From the beginning, The Wolf Among Us struck me as easier to recommend than The Walking Dead, functionally its nearest counterpart, because it isn’t so relentlessly bleak. With the first season now concluded, I think it may just be Telltale’s best season to date.
I never finished the game Shadow Complex. The gameplay was fine, level design fine, but I hit a point where I just couldn’t put up with Jason Flemming anymore. I remember clearly exactly why I put the game down: one of the nameless faceless soldiers yelled something like “Who is this guy? Is it just one man?!” And I thought… yeah, he really is just one man, and, in fact, not a particularly interesting or special man. Not Batman or Samus Aran or Solid Snake or even Sam Fischer or someone actually cool. He’s just this dude Jason, and he frankly bores me to tears with his white-boy blandness. The most interesting thing Jason Flemming ever did is in the alternate ending, where he just gives up and goes home. As far as I am concerned, this is the canon ending to Shadow Complex, the only ending that makes sense. As a bonus getting this ending means spending way less time with Jason.
Unfortunately Jason’s crown has been stolen. I have a new least favorite. Aiden Pearce is just the worst.
So it’s come to my attention that some people – by which I mean all people – misunderstood an earlier post I wrote, announcing the publication of Brilliance, my brother’s sixth novel. In this, the post announcing the publication of A Better World, my brother’s seventh novel, I will endeavor to set the record straight.
It’s been not two but three weeks since our last On Tap, because, like, sometimes Dix gets lazy. In that time, one of this console generation’s first anticipated releases has hit with Watch Dogs, and proved that we’ll likely have no shortage of sociopathic protagonists in case anyone was worried; LeVar Burton and Reading Rainbow blew the lid off Kickstarter by getting all the money; and everyone’s been placing their obligatory E3 bets.
But since we have a little time to kill before Geordi can once again read us to sleep, we’ve had to turn to the comforting embrace of these games…
Have you ever had a night that lasted forever?
Metaphorically, of course – time did march on, you woke up the next day, but at the time, the night just seemed endless, stretched out before you independent of actual time?
What happened to Bulletstorm? It’s a fair question. Here’s a game that – while admittedly not for everyone – was a highly innovative and gorgeous shooter. Tightly designed, cleverly written, well put-together, from a collaboration between two of the most reliably competent genre leaders in the industry. It didn’t go seriously over budget, it wasn’t late, it wasn’t buggy, it didn’t promise one thing and deliver another, and it didn’t rehash World War II or Americans-killing-Arabs memes. The critical reception ranged from positive to gushing; it shipped on every major platform. It was, by all accounts, the definition of a new IP blockbuster.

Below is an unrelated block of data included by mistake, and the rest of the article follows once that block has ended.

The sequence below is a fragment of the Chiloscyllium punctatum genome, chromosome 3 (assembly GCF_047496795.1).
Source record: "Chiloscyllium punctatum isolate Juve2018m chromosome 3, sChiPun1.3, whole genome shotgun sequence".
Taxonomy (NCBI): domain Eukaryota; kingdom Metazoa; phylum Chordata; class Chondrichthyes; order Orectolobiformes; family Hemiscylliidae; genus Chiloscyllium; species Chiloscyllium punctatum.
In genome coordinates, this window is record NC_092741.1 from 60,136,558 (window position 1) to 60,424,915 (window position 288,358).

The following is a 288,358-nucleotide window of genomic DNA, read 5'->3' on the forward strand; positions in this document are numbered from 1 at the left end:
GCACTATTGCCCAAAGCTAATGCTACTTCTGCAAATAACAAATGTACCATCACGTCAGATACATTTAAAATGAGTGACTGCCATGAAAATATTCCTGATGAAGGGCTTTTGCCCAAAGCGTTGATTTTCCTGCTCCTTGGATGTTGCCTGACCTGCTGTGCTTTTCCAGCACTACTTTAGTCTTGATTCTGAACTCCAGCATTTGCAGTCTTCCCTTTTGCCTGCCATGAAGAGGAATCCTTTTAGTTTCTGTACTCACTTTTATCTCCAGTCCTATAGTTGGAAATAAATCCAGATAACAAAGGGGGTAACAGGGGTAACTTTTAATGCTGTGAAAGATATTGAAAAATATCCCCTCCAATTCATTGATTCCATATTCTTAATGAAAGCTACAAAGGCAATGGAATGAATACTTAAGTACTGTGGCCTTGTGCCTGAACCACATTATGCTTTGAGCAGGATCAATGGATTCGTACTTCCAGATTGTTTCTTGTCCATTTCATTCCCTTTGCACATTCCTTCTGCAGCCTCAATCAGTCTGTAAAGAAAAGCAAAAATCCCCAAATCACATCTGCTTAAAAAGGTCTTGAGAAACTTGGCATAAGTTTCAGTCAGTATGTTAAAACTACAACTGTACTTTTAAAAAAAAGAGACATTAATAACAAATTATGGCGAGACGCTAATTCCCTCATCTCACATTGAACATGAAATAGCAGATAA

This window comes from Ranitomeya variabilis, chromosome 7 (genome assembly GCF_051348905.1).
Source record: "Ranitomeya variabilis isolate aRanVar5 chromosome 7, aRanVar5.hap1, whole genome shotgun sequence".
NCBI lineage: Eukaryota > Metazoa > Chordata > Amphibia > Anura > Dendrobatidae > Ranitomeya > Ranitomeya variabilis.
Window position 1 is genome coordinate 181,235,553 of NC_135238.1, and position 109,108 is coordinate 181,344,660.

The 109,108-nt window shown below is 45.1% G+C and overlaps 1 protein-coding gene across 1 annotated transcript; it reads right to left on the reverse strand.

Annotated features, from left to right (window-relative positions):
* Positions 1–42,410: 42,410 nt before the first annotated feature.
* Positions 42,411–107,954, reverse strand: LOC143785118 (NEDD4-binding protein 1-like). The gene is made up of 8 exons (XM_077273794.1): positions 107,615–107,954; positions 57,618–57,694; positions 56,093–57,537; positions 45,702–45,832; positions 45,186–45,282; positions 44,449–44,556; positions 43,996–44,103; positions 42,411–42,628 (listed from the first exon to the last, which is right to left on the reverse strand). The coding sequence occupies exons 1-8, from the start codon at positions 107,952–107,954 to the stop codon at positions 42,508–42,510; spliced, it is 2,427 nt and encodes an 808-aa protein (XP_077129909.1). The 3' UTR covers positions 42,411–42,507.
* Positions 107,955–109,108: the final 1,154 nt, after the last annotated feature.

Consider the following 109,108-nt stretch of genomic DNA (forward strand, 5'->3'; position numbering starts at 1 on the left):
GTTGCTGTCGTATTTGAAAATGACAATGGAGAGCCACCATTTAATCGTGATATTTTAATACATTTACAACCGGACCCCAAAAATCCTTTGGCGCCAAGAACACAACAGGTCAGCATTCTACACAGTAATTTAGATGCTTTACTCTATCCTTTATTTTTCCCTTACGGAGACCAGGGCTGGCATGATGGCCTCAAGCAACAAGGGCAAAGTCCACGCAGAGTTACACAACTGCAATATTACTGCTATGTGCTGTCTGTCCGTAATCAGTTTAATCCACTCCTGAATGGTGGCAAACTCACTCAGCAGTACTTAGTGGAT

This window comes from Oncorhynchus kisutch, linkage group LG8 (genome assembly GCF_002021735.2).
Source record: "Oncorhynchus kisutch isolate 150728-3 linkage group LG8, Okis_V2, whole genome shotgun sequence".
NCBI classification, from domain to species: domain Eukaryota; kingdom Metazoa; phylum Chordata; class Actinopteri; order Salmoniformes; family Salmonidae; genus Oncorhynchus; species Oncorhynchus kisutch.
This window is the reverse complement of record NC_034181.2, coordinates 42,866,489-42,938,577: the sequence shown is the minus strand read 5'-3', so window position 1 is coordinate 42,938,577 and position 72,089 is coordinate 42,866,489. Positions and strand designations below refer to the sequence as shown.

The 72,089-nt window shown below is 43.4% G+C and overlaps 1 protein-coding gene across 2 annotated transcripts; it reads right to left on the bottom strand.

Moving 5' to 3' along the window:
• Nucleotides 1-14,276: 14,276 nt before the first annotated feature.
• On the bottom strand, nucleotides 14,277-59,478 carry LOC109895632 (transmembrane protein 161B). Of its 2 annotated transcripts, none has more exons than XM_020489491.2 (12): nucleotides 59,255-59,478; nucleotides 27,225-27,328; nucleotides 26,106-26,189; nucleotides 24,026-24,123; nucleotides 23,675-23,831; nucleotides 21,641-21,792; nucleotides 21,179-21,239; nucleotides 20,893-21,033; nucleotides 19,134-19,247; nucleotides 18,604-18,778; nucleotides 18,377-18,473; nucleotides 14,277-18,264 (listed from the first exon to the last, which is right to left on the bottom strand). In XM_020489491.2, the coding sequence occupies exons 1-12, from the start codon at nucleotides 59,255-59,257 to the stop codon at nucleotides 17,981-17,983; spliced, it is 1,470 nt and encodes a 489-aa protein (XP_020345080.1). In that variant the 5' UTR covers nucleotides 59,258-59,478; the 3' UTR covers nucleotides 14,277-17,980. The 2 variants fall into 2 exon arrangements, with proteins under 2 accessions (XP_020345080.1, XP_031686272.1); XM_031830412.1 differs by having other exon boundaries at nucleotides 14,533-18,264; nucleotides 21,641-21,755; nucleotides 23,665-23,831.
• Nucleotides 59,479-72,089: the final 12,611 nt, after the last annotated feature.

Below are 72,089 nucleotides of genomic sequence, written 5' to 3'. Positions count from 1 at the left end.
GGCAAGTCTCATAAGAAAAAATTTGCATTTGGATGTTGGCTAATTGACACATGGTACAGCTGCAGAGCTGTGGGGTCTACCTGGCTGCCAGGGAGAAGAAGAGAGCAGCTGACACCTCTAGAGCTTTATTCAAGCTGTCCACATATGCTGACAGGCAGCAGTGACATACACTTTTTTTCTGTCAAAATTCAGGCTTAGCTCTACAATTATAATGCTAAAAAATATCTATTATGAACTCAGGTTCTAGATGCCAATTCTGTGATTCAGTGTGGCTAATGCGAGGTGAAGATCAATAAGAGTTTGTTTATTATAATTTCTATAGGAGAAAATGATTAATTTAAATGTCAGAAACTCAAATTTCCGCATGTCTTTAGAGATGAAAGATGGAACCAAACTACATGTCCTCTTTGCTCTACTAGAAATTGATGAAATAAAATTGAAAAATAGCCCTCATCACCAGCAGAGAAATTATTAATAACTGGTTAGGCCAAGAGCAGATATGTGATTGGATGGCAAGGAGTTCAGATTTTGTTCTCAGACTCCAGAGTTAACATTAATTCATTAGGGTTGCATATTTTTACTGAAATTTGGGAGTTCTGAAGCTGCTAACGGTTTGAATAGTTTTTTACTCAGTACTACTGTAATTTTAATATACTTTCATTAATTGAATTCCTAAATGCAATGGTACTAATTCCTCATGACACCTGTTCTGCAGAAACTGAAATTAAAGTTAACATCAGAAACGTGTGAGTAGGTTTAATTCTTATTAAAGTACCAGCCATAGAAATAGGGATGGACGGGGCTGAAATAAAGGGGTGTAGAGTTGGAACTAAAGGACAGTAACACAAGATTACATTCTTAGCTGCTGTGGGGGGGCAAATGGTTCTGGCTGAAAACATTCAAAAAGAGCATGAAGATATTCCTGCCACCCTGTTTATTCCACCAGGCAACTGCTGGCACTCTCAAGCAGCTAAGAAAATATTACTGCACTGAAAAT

Zeke Iddon is a good friend of Tap-Repeatedly, and of gaming in general. He penned a hilarious Celebrity Guest Editorial (with equally hilarious video) on Tale of Tales’ Bientôt l’été – that’s Flemish for wander pointlessly on a beach – and now his long-running comedy gaming blog Iron Man Mode is coming to a close. To make sure it goes out in a fiery orange boom of screams and death, Zeke has declared that starting May 23, at 9:00pm GMT, he will-
You know, I better let him speak for himself. He speaks good.
It is with great sadness that we mourn the passing of another two weeks. So let’s drink to the last fortnight and have another for the next. Here’s what’s On Tap!
While the gameplay itself offers much to enjoy,
the real treat is in the aesthetics.
Child of Light is a fairy tale rendered
in watercolor, and darkly poetic.
2007 seems so long ago. That was the year THQ and GSC Game World finally released the absurdly ambitious open-world shooter S.T.A.L.K.E.R.: Shadow of Chernobyl. It surprised us by being phenomenal. Broken, incoherent, and phenomenal. Released after six years of troubled development, it was a heavily redacted copy of the original vision – more than 50% of the game was cut – but even in its mangled state it was a landmark in the “future of shooters is RPGs” concept. To this day nothing has quite replicated the feel of your first time. And throughout it all rumors persisted, about the STALKER that they’d intended.
Welcome to the Zone that was. Welcome back, to a place you’ve never quite been.